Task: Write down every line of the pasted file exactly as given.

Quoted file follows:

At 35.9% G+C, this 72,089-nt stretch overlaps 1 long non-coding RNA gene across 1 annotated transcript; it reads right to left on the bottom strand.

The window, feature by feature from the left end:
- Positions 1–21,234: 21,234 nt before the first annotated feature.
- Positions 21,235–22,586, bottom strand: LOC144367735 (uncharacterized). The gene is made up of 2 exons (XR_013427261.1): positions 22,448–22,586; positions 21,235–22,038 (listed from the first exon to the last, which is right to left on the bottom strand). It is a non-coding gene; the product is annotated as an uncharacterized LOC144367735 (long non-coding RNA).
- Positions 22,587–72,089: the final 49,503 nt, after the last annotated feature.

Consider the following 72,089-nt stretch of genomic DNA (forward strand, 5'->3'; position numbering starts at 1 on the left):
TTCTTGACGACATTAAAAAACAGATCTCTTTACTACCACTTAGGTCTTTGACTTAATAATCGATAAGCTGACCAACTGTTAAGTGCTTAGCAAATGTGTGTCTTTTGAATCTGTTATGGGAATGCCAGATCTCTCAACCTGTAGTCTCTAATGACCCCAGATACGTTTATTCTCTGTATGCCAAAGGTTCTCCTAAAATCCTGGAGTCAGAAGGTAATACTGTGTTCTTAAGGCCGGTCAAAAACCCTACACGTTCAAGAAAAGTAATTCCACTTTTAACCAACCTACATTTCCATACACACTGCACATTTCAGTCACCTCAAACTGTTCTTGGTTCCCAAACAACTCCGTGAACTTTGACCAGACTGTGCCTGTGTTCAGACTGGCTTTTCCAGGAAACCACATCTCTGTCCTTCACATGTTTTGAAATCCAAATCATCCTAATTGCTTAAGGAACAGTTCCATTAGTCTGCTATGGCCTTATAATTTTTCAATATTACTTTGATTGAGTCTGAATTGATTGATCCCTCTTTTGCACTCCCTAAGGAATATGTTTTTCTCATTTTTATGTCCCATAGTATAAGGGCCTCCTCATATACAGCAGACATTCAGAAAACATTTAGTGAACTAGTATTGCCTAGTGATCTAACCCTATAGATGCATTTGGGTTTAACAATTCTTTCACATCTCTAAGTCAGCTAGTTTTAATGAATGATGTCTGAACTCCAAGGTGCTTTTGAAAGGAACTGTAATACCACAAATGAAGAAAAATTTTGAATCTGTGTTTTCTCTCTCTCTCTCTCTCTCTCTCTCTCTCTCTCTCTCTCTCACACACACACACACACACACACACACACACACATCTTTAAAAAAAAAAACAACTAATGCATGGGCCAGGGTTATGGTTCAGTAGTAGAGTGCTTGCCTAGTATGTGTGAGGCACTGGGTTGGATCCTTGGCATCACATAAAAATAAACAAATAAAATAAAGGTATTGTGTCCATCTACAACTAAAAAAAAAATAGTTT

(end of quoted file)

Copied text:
At 35.9% G+C, this 72,089-nt stretch overlaps 1 long non-coding RNA gene across 1 annotated transcript; it reads right to left on the bottom strand.

The window, feature by feature from the left end:
- Positions 1–21,234: 21,234 nt before the first annotated feature.
- Positions 21,235–22,586, bottom strand: LOC144367735 (uncharacterized). The gene is made up of 2 exons (XR_013427261.1): positions 22,448–22,586; positions 21,235–22,038 (listed from the first exon to the last, which is right to left on the bottom strand). It is a non-coding gene; the product is annotated as an uncharacterized LOC144367735 (long non-coding RNA).
- Positions 22,587–72,089: the final 49,503 nt, after the last annotated feature.

Consider the following 72,089-nt stretch of genomic DNA (forward strand, 5'->3'; position numbering starts at 1 on the left):
TTCTTGACGACATTAAAAAACAGATCTCTTTACTACCACTTAGGTCTTTGACTTAATAATCGATAAGCTGACCAACTGTTAAGTGCTTAGCAAATGTGTGTCTTTTGAATCTGTTATGGGAATGCCAGATCTCTCAACCTGTAGTCTCTAATGACCCCAGATACGTTTATTCTCTGTATGCCAAAGGTTCTCCTAAAATCCTGGAGTCAGAAGGTAATACTGTGTTCTTAAGGCCGGTCAAAAACCCTACACGTTCAAGAAAAGTAATTCCACTTTTAACCAACCTACATTTCCATACACACTGCACATTTCAGTCACCTCAAACTGTTCTTGGTTCCCAAACAACTCCGTGAACTTTGACCAGACTGTGCCTGTGTTCAGACTGGCTTTTCCAGGAAACCACATCTCTGTCCTTCACATGTTTTGAAATCCAAATCATCCTAATTGCTTAAGGAACAGTTCCATTAGTCTGCTATGGCCTTATAATTTTTCAATATTACTTTGATTGAGTCTGAATTGATTGATCCCTCTTTTGCACTCCCTAAGGAATATGTTTTTCTCATTTTTATGTCCCATAGTATAAGGGCCTCCTCATATACAGCAGACATTCAGAAAACATTTAGTGAACTAGTATTGCCTAGTGATCTAACCCTATAGATGCATTTGGGTTTAACAATTCTTTCACATCTCTAAGTCAGCTAGTTTTAATGAATGATGTCTGAACTCCAAGGTGCTTTTGAAAGGAACTGTAATACCACAAATGAAGAAAAATTTTGAATCTGTGTTTTCTCTCTCTCTCTCTCTCTCTCTCTCTCTCTCTCTCTCTCTCACACACACACACACACACACACACACACACACATCTTTAAAAAAAAAAACAACTAATGCATGGGCCAGGGTTATGGTTCAGTAGTAGAGTGCTTGCCTAGTATGTGTGAGGCACTGGGTTGGATCCTTGGCATCACATAAAAATAAACAAATAAAATAAAGGTATTGTGTCCATCTACAACTAAAAAAAAAATAGTTT